Going Niche: What China’s Online ‘Influencers’ Have That KOLs Don’t

    Luxury brands that rely on social marketing through Chinese KOLs with millions of followers may be overlooking popular bloggers with smaller, yet more engaged fan bases.
    Jing Daily
      Published   in Technology

    Chinese wine blogger "Drunk Mother Goose" holds big influence over her wine aficionado fans. (Drunk Mother Goose/Weibo)

    For any luxury brand or retailer looking to make a mark in China, courting online influencers or key opinion leaders (KOLs) has long been an effective, albeit expensive, strategy. With a handful of high-profile bloggers and microbloggers boasting millions of followers—the story goes—developing a relationship and making these online influencers brand ambassadors of sorts is often a more cost-effective strategy than traditional advertising. (Which is often more expensive, with questionable ROI.)

    However, after years of being courted by many of the world’s largest brands, influencers are becoming increasingly expensive, incredibly demanding, and—yes— spoiled. And for brands lacking exorbitant marketing budgets, or aiming to test the waters in China, influencer relations can be a minefield with negligible return on investment.

    But looking at the digital landscape in China as one dominated by an elite club of Weibo or WeChat influencers is a mistake. “Micro-influencers,” who carve out small but devoted audiences by remaining focused on one area of emphasis, are hiding in plain sight, underused by brands who have spent far too much time and money chasing self-proclaimed KOLs.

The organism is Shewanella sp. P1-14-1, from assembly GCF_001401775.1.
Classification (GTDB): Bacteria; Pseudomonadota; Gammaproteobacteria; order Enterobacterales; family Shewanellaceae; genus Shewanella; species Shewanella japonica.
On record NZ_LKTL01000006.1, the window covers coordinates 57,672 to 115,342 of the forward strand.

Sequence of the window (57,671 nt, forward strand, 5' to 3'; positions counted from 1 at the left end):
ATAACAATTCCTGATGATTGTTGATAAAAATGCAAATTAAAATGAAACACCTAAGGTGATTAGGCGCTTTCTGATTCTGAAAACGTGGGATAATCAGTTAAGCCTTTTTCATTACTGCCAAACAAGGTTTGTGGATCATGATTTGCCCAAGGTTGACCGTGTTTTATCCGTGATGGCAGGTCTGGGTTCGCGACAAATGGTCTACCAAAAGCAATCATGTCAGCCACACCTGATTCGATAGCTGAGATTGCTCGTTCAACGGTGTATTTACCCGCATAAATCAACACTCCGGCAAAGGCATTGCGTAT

What, then, is a “Micro-Influencer”? In very general terms, a micro-influencer is an individual who has developed a relatively small, but devoted and—perhaps more importantly—authentic audience based on his or her writing skills, editorial viewpoint, or knowledge of a certain subject, yet has not made blogging or microblogging his or her “day job.” Whereas high-profile “Weibo celebrities” take great pains to amass millions of fans (by purchase or via PR firm), aggressively court Western brands, and show up at every party, micro-influencers operate more out of passion, typically flying under the radar and simply interacting with their fan base. Typically, while high-profile influencers speak to a nationwide or international Chinese audience, micro-influencers are much more local and regional—making them a perfect target for brands looking to promote the opening of a new store or local event in a second- or third-tier city (where high-profile influencers or celebrities are few and far between).

    Traditionally, the domain of micro-influencers in China has been not just Sina Weibo or WeChat, but the humble bulletin-board site, or BBS (a seemingly archaic platform that, while long dead in the West, remains a thriving hotbed of debate and influence in China). Sites like OnlyLady boast their own ecosystems of “celebrities” (da ren, 达人), opining on everything from luxury brands to lifestyle and travel, while beauty BBSs like Lancôme-owned Rose Beauty attract millions of active consumers who interact with one another—and micro-influencers—on a daily basis.

    Lancôme's Rose Beauty bulletin site.